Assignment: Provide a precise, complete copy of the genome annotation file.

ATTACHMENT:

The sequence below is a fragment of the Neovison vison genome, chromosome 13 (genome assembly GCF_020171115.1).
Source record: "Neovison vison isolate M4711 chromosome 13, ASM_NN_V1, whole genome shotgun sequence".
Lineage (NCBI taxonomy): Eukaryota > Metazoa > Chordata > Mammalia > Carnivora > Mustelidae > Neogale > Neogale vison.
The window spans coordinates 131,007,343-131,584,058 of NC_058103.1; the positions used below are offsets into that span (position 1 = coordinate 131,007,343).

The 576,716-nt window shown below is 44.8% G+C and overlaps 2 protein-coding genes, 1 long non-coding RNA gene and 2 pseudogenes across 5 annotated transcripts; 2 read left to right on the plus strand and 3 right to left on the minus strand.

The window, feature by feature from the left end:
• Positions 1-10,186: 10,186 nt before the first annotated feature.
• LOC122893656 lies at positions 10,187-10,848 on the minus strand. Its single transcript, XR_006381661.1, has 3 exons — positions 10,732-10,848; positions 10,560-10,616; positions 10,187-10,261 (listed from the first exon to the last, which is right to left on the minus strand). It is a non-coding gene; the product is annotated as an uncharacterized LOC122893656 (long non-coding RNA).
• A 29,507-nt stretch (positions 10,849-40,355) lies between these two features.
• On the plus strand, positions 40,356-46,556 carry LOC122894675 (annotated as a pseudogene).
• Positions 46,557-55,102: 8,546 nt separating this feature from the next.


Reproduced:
The sequence below is a fragment of the Neovison vison genome, chromosome 13 (genome assembly GCF_020171115.1).
Source record: "Neovison vison isolate M4711 chromosome 13, ASM_NN_V1, whole genome shotgun sequence".
Lineage (NCBI taxonomy): Eukaryota > Metazoa > Chordata > Mammalia > Carnivora > Mustelidae > Neogale > Neogale vison.
The window spans coordinates 131,007,343-131,584,058 of NC_058103.1; the positions used below are offsets into that span (position 1 = coordinate 131,007,343).

The 576,716-nt window shown below is 44.8% G+C and overlaps 2 protein-coding genes, 1 long non-coding RNA gene and 2 pseudogenes across 5 annotated transcripts; 2 read left to right on the plus strand and 3 right to left on the minus strand.

The window, feature by feature from the left end:
• Positions 1-10,186: 10,186 nt before the first annotated feature.
• LOC122893656 lies at positions 10,187-10,848 on the minus strand. Its single transcript, XR_006381661.1, has 3 exons — positions 10,732-10,848; positions 10,560-10,616; positions 10,187-10,261 (listed from the first exon to the last, which is right to left on the minus strand). It is a non-coding gene; the product is annotated as an uncharacterized LOC122893656 (long non-coding RNA).
• A 29,507-nt stretch (positions 10,849-40,355) lies between these two features.
• On the plus strand, positions 40,356-46,556 carry LOC122894675 (annotated as a pseudogene).
• Positions 46,557-55,102: 8,546 nt separating this feature from the next.